Did you see the WWDC keynote yesterday? Such a disappointment. No new hardware – Apple’s presentation even had a guy onstage coding. The market took notice too, shaving a total of $7 off the share price by the time the yawning stopped.
Above is the impression you’d get about the presentation from much of the mainstream tech press. Those people are idiots. Yesterday’s announcements, in my opinion, mark the most important in WWDC’s history. I’d further argue that this keynote was one of the most important Apple has ever put out. My reasons, in order of increasing importance:
1. Apple totally rewrote their development language. Objective-C, the language that launched millions of apps in iOS, has been replaced. Apple took the bedrock of its mobile device success and detonated it, replacing it with the faster, simplified Swift. That this announcement is the lowest rung on this list should tell you how paradigm-shifting the sum of them are.
2. Apple announced updates to the Mac OS and iOS that answer the question of how the Mac OS would become iOS: it won’t. Continuity shows us that the experience of each OS, while individually different, will be seamless when used together. Start an email on your iPhone, finish it on your Mac. Answer a call on your iPhone from your iPad. Steve Jobs’s “car” was never intended to replace the “truck” in one step. Yesterday Apple announced how it would transition from the desktop environment to the mobile environment.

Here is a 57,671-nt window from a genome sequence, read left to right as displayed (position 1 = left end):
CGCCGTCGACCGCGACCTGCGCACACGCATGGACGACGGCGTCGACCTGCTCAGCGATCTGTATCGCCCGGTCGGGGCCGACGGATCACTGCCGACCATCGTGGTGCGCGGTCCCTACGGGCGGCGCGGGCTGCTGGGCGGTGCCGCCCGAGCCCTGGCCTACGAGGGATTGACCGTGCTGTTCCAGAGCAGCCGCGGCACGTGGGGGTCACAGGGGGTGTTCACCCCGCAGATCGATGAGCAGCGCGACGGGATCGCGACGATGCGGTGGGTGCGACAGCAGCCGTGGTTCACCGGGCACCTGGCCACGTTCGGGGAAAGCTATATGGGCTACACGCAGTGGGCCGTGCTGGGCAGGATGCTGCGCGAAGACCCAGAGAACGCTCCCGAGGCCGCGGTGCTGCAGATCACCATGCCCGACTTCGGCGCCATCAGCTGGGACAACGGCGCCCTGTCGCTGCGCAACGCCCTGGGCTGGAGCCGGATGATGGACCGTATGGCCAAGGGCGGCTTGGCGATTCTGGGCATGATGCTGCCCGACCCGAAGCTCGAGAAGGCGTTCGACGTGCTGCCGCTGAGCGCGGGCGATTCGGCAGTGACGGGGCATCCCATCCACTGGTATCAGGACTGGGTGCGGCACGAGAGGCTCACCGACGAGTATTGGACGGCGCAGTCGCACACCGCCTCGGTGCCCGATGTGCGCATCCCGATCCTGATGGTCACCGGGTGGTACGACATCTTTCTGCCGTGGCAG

3. Apple just took all the significant chains restricting mobile app interplay and broke them – all of them. Third party developers will now have access to iCloud, Notification Center, Documents, Custom Actions, Touch ID, Sharing Options – even the iOS keyboard can be opted-out. Apps will still have the security of their original sandboxed environment, unlike some mobile OS’s.
In the same vein, Apple also announced the ability to consolidate health metrics through HealthKit and the Health app and partnerships to control home automation devices through HomeKit. These 2 footnotes constituted entire presentations for Samsung (multiple times) and Google at I/O in 2011.
With its keynote, Apple extinguished all the reasons neckbeards use to praise Android and laid groundwork for the transition from OS X to iOS – basically the next decade of computing.
That’s nothing short of incredible.